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Caldecott Hill in the limelight at this year’s Singapore Heritage Festival

The festival’s new SHF Takes Over! initiative at the old Mediacorp headquarters will feature guided tours by celebrities and a festival village. Other heritage events will be held at Little India, Bukit Pasoh, the Singapore Zoo and along the Singapore River. 

SINGAPORE: Did you know that years before Zoe Tay became the Queen of Caldecott Hill, there was already a royalty of sorts in the area?

During the 1800s, a merchant named Seah Eu Chin – who was known as the King of Pepper and Gambier – had set up plantation houses and grew crops in the area.

Mediacorp’s former home will be in the limelight at this year’s Singapore Heritage Festival (SHF), which is turning up the glitz and glamour by holding one of its main events at Caldecott Broadcast Centre.

This year’s edition, which comprises 110 programmes and activities, will run over three weekends from April 28 to May 14. 

The SHF's Caldecott Hill events will take place over the first two weekends. Visitors will be treated to a festival village with a flea market and food stalls, as well as guided tours by television stars and crew. There will also be a performance by Cake Theatrical Productions titled Studio 6, which revisits some of Mediacorp’s famous shows such as The Little Nyonya, Under One Roof, and Growing Up.

The exhibition TV50 - which looks at Singapore’s broadcast history and culture from the 1960s and was previously shown at the National Museum of Singapore - will also be presented. At some point, stars from Mediacorp’s upcoming blockbuster Channel 8 drama The Lead are planning to drop by.


A set at Caldecott Broadcast Centre's Studio 6, where many shows were filmed. (Photo: Yeo Kai Ting)

The historic Caldecott Hill is the first location for the festival’s new SHF Takes Over! programme.

“Through the years, we’ve seen how people have been very excited to be brought to new places or spaces they don’t normally get to go to, so we decided to try out this new initiative,” said Christie Chua, the festival’s creative director.

Caldecott was a perfect and timely choice as a first location. “Last year, we found out that most of Mediacorp was already moving (to the new Mediacorp Campus), so we thought this was a very good place to bring people.”

She also pointed out it was a place rich in history. Aside from being the site of pepper and gambier plantations, the area was also named after Andrew Caldecott, a British colonial administrator (hence, Andrew Road). In the 1930s, the first broadcasting station by the British Malayan Broadcasting Corporation was set up, which would morph into Radio Television Singapore, Singapore Broadcasting Corporation, Television Corporation of Singapore, and, eventually, Mediacorp.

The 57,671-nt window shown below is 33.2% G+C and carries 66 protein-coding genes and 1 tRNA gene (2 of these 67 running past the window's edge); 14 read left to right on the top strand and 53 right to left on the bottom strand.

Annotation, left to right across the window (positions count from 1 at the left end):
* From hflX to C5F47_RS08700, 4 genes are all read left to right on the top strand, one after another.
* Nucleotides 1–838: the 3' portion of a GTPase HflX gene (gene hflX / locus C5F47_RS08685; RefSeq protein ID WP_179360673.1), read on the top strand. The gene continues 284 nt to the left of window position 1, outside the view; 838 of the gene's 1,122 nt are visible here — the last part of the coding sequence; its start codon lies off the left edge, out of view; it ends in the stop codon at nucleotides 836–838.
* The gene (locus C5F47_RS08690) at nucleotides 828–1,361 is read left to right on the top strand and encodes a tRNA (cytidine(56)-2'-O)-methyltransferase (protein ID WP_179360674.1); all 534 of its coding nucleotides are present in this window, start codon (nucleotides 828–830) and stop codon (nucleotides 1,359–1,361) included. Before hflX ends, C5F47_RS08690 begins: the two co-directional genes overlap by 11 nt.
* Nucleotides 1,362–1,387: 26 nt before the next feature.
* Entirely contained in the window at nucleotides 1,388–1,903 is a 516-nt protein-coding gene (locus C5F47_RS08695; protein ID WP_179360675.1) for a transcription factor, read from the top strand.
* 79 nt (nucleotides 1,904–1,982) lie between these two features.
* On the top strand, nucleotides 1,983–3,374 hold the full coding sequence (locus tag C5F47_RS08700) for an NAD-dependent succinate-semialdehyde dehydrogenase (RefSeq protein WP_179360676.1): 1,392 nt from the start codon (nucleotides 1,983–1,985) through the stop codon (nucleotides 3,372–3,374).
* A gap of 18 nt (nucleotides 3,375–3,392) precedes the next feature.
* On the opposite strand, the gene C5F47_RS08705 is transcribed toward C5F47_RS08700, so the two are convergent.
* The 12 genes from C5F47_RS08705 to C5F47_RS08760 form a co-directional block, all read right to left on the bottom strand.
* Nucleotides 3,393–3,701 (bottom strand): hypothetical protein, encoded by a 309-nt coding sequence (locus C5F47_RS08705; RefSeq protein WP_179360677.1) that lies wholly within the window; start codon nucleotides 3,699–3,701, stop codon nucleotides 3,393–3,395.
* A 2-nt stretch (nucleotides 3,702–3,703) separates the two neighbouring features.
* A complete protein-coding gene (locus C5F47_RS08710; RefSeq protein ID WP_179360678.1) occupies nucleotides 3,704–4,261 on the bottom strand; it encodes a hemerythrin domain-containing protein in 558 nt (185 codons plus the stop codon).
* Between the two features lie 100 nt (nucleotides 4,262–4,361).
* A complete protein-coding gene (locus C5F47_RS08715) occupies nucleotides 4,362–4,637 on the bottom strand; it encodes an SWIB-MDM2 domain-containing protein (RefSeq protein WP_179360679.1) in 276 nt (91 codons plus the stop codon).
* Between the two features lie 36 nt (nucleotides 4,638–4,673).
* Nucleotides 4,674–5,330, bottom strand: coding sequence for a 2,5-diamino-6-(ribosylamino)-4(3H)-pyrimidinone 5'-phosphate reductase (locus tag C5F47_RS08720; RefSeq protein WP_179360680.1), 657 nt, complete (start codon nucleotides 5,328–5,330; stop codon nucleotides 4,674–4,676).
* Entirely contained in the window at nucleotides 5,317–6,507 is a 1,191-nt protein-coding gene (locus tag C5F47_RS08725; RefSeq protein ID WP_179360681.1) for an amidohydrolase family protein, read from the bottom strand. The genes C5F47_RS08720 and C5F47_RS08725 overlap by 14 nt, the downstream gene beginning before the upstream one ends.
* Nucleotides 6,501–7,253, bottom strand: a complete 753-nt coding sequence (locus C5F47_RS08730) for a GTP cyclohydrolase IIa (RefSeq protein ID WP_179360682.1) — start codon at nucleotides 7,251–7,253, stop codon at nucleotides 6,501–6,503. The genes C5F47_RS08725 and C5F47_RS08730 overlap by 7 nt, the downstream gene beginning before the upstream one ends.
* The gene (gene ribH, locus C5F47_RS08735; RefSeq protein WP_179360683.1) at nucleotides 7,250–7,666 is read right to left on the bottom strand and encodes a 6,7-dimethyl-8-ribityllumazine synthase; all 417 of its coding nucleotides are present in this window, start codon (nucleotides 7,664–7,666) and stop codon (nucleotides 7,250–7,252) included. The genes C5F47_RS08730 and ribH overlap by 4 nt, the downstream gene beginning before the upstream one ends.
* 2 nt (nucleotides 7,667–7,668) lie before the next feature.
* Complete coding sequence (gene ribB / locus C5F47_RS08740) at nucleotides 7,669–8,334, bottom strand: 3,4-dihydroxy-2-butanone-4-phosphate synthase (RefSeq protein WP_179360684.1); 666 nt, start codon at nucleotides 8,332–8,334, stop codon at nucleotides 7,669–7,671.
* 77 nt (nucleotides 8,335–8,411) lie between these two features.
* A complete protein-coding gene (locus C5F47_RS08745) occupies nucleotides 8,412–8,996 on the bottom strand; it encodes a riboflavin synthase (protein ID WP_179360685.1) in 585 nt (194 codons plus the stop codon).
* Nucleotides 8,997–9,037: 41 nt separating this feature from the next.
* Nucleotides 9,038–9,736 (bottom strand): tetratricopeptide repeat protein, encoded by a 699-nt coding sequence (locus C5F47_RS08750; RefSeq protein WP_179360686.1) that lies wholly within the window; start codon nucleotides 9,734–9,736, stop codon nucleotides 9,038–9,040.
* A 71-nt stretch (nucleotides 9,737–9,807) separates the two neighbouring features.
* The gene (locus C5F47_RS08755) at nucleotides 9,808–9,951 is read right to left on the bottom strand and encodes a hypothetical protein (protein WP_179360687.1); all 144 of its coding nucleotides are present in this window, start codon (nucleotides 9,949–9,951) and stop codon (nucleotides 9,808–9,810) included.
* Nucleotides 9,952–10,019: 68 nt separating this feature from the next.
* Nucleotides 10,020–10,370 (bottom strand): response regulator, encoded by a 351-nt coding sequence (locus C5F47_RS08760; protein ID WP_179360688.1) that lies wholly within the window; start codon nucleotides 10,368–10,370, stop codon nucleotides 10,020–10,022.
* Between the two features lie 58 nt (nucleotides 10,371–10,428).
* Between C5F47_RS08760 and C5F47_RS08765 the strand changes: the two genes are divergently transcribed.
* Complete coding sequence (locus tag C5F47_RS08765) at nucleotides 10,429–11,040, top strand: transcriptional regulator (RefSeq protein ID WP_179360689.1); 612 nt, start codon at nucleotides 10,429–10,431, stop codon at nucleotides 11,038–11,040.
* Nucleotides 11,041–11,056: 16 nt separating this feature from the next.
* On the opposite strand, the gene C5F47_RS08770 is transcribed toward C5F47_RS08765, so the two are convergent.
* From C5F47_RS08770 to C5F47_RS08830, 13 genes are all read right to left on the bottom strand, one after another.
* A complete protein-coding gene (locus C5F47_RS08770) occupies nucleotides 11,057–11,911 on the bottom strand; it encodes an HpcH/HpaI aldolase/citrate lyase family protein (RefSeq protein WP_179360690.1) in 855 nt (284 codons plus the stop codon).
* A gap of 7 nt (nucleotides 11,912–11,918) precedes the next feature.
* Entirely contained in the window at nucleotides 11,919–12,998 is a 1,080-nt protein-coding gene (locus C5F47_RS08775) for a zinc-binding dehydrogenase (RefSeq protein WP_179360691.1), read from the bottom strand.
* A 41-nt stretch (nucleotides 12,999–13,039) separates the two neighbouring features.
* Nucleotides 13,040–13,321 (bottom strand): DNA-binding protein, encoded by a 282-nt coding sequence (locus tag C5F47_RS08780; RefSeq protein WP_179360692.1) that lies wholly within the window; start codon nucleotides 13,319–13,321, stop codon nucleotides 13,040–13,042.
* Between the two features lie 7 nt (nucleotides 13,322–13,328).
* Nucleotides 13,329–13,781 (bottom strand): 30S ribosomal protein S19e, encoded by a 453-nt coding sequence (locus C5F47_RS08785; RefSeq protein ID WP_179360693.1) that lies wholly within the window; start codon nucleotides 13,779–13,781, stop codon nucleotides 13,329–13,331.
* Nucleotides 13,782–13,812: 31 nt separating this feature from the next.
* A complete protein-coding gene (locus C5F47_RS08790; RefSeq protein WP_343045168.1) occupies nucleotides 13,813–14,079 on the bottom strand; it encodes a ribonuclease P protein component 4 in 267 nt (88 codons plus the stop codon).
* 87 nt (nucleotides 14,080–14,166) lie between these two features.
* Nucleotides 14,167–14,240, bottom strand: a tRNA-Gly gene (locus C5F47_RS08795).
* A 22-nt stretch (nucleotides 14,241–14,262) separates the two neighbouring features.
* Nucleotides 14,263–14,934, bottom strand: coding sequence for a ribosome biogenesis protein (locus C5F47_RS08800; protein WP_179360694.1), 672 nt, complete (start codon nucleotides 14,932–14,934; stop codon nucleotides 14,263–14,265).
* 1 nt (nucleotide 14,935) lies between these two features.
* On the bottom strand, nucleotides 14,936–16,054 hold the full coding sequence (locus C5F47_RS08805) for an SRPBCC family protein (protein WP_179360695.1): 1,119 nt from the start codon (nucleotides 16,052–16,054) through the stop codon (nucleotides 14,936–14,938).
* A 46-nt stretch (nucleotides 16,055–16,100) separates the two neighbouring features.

After 80 years at Caldecott Hill, Mediacorp recently completed its move to its new Mediacorp Campus in one-north. (Photo: Calvin Oh)

FROM ZOE TO ZOO, AND MORE

Aside from Caldecott Hill, another unusual place the festival will head for is the Singapore Zoo, where there will be a trail, where people can learn more about some of its “heritage” occupants, such as Inuka the polar bear, Omar the white tiger, Komali the elephant and Astove the giant tortoise.

Introducing events that look at the world of broadcast and entertainment, as well as animals, is a way of expanding one’s idea of what heritage is all about, said Chua.

“That’s what we want to share with people; that after all these years, these are part of our heritage and the whole mind map of Singapore.”


One of the Singapore Zoo's most senior occupants, the polar bear Inuka, is in the heritage spotlight this year. (Photo: Reuters)

SHF events will also take place at areas such as Little India, Bukit Pasoh, the National Museum of Singapore (NMS) and along the Singapore River.

At Little India, there will be events such as a Ramayana performance, food trails with celebrity chefs, among others. Meanwhile, the clans and associations at Bukit Pasoh will also be participating in various events, and there will be a special focus on Ann Siang Hill. Among the shows are a Taiwanese puppet group.


The Satay Club. (Photo: National Archives Singapore)

The Asian Civilisations Museum will be the focal point of events along the Singapore River on the final weekend, where hawker culture – including a nod to the Empress Place Food Centre and the Satay Club in the vicinity - will be revived through installations and exhibitions. Across the river, the Fullerton Hotel will be holding a performance tour through its area.

Meanwhile, the NMS will also look at other unique places in its festival-related events. Among these is a multimedia exhibition of works by mural artist Yip Yew Chong. Known for his murals found in Kampong Glam and Tiong Bahru, these will be given an animated touch at the museum’s Gallery 10 space.